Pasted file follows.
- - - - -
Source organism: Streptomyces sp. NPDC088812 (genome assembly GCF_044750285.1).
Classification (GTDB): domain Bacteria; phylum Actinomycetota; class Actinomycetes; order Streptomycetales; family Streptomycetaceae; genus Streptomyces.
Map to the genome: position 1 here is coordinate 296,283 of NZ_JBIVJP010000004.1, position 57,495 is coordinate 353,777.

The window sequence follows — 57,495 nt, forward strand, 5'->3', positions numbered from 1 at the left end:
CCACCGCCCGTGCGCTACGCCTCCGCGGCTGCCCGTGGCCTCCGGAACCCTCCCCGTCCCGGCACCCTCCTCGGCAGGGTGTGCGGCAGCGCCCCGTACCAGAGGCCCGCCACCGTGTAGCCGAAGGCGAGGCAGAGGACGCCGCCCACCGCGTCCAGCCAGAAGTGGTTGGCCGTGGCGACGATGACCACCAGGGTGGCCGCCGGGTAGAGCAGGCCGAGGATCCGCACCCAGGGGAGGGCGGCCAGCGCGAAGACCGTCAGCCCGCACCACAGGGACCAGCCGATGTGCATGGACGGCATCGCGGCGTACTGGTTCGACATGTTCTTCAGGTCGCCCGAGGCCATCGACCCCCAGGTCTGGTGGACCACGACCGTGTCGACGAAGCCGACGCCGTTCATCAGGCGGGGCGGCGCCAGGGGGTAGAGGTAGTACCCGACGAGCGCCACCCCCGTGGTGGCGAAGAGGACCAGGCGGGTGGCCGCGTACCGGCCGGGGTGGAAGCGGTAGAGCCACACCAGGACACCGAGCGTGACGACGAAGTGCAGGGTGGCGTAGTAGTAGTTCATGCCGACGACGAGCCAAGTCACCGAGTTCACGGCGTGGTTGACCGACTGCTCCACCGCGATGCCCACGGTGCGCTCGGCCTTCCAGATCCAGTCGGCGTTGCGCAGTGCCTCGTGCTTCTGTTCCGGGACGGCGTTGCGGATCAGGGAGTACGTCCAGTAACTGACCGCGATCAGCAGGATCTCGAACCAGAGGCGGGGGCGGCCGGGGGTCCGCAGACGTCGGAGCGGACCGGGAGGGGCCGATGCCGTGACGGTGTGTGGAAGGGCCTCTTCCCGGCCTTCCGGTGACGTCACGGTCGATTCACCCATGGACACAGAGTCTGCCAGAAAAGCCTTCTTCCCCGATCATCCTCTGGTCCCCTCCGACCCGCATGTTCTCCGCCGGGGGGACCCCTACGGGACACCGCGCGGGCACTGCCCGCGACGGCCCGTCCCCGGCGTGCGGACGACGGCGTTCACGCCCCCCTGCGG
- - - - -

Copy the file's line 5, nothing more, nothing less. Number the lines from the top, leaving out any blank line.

CCACCGCCCGTGCGCTACGCCTCCGCGGCTGCCCGTGGCCTCCGGAACCCTCCCCGTCCCGGCACCCTCCTCGGCAGGGTGTGCGGCAGCGCCCCGTACCAGAGGCCCGCCACCGTGTAGCCGAAGGCGAGGCAGAGGACGCCGCCCACCGCGTCCAGCCAGAAGTGGTTGGCCGTGGCGACGATGACCACCAGGGTGGCCGCCGGGTAGAGCAGGCCGAGGATCCGCACCCAGGGGAGGGCGGCCAGCGCGAAGACCGTCAGCCCGCACCACAGGGACCAGCCGATGTGCATGGACGGCATCGCGGCGTACTGGTTCGACATGTTCTTCAGGTCGCCCGAGGCCATCGACCCCCAGGTCTGGTGGACCACGACCGTGTCGACGAAGCCGACGCCGTTCATCAGGCGGGGCGGCGCCAGGGGGTAGAGGTAGTACCCGACGAGCGCCACCCCCGTGGTGGCGAAGAGGACCAGGCGGGTGGCCGCGTACCGGCCGGGGTGGAAGCGGTAGAGCCACACCAGGACACCGAGCGTGACGACGAAGTGCAGGGTGGCGTAGTAGTAGTTCATGCCGACGACGAGCCAAGTCACCGAGTTCACGGCGTGGTTGACCGACTGCTCCACCGCGATGCCCACGGTGCGCTCGGCCTTCCAGATCCAGTCGGCGTTGCGCAGTGCCTCGTGCTTCTGTTCCGGGACGGCGTTGCGGATCAGGGAGTACGTCCAGTAACTGACCGCGATCAGCAGGATCTCGAACCAGAGGCGGGGGCGGCCGGGGGTCCGCAGACGTCGGAGCGGACCGGGAGGGGCCGATGCCGTGACGGTGTGTGGAAGGGCCTCTTCCCGGCCTTCCGGTGACGTCACGGTCGATTCACCCATGGACACAGAGTCTGCCAGAAAAGCCTTCTTCCCCGATCATCCTCTGGTCCCCTCCGACCCGCATGTTCTCCGCCGGGGGGACCCCTACGGGACACCGCGCGGGCACTGCCCGCGACGGCCCGTCCCCGGCGTGCGGACGACGGCGTTCACGCCCCCCTGCGG